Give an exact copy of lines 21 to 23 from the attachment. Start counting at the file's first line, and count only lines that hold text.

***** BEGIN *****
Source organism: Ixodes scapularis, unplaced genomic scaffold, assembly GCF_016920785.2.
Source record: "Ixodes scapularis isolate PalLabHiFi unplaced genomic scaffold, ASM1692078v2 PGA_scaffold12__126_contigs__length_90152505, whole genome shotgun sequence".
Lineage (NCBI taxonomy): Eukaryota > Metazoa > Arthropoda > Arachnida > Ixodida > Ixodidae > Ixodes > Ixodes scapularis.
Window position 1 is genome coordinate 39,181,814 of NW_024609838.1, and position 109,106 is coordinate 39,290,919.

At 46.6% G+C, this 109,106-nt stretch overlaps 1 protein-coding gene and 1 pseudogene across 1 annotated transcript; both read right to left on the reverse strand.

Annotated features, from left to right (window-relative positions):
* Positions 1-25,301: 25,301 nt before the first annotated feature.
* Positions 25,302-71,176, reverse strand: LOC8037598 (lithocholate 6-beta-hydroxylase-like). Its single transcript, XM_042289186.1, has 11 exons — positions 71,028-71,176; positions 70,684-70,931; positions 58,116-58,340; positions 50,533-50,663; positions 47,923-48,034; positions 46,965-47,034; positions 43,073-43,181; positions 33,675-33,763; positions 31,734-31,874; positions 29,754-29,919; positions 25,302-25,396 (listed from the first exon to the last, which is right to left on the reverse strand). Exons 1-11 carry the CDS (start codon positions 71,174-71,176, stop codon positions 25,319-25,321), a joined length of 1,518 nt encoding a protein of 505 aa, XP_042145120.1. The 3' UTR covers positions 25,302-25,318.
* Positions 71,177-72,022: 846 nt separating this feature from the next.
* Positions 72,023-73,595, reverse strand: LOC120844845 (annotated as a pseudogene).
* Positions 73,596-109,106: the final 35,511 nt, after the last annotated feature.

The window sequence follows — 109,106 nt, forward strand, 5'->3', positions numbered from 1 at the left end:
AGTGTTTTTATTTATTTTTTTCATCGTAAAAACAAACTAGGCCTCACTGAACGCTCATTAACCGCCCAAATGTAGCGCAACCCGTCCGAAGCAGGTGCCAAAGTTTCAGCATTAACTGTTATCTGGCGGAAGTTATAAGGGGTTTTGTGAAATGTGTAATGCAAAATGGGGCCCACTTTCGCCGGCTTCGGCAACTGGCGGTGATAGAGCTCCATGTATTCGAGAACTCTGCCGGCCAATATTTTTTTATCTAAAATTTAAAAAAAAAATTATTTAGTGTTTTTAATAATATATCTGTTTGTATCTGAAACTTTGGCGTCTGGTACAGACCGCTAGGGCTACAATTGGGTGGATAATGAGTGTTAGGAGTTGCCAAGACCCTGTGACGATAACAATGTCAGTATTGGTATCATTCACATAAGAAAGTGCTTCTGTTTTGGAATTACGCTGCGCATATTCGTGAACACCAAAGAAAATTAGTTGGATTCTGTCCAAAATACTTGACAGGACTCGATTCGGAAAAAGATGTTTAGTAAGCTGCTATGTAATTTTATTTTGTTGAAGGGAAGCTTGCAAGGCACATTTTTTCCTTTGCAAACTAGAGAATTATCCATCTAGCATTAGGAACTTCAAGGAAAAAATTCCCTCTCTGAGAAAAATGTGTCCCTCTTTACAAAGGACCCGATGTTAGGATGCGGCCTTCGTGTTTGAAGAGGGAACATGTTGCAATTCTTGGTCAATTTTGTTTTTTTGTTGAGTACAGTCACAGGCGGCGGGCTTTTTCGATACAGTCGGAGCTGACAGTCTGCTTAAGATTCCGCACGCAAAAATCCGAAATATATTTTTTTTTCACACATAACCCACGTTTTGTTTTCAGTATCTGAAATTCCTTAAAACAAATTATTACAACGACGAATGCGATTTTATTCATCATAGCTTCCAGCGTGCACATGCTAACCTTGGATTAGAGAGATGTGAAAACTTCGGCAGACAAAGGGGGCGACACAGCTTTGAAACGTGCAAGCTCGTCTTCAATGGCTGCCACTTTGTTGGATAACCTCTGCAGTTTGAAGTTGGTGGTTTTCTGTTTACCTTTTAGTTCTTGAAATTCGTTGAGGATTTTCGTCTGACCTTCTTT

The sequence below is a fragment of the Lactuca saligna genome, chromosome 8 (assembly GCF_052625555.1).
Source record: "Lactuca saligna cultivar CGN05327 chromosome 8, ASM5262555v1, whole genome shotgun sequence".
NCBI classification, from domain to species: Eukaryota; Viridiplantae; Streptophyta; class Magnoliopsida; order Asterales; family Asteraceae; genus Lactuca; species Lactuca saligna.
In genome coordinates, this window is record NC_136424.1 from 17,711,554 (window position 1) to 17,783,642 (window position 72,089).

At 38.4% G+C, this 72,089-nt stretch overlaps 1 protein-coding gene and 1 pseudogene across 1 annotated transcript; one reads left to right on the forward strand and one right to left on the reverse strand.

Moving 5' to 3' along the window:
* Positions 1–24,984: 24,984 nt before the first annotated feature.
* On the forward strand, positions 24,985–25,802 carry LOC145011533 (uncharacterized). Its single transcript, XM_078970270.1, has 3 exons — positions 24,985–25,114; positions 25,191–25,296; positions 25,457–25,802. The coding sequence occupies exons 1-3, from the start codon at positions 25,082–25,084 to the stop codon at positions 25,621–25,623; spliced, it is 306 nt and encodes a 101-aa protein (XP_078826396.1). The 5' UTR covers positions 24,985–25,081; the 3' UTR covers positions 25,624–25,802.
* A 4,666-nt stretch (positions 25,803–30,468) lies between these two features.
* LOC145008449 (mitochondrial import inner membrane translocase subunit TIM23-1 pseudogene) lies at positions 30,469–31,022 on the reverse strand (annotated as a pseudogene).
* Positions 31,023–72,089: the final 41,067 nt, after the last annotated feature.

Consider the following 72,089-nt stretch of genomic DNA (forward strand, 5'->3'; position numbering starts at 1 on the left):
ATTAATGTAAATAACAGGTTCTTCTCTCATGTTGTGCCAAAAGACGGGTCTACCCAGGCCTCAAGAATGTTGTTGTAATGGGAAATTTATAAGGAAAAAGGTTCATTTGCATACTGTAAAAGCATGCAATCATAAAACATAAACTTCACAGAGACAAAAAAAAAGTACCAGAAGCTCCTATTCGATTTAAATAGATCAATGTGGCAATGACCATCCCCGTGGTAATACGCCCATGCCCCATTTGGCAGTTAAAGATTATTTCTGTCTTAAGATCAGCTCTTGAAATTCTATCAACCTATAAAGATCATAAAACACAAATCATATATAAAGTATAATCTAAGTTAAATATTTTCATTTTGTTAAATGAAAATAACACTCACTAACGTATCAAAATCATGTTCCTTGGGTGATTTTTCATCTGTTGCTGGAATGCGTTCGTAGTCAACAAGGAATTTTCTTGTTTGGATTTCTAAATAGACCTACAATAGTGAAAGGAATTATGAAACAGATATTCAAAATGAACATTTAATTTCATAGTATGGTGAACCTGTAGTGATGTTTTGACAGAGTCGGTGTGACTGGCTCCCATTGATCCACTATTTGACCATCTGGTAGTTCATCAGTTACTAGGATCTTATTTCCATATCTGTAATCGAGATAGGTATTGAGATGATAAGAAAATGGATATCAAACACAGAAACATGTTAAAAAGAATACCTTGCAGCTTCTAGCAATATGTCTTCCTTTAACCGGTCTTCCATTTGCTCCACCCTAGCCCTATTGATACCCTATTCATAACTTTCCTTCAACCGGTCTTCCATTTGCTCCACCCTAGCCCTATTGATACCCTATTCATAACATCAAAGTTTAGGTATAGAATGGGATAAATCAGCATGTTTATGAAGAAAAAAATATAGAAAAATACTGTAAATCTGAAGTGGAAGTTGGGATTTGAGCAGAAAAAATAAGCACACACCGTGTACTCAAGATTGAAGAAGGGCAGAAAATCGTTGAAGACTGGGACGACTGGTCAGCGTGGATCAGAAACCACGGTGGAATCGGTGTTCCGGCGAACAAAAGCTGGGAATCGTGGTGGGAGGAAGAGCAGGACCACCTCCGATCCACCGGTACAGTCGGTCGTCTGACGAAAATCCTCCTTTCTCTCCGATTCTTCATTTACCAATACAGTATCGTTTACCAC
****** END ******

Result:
* On the forward strand, positions 24,985–25,802 carry LOC145011533 (uncharacterized). Its single transcript, XM_078970270.1, has 3 exons — positions 24,985–25,114; positions 25,191–25,296; positions 25,457–25,802. The coding sequence occupies exons 1-3, from the start codon at positions 25,082–25,084 to the stop codon at positions 25,621–25,623; spliced, it is 306 nt and encodes a 101-aa protein (XP_078826396.1). The 5' UTR covers positions 24,985–25,081; the 3' UTR covers positions 25,624–25,802.
* A 4,666-nt stretch (positions 25,803–30,468) lies between these two features.
* LOC145008449 (mitochondrial import inner membrane translocase subunit TIM23-1 pseudogene) lies at positions 30,469–31,022 on the reverse strand (annotated as a pseudogene).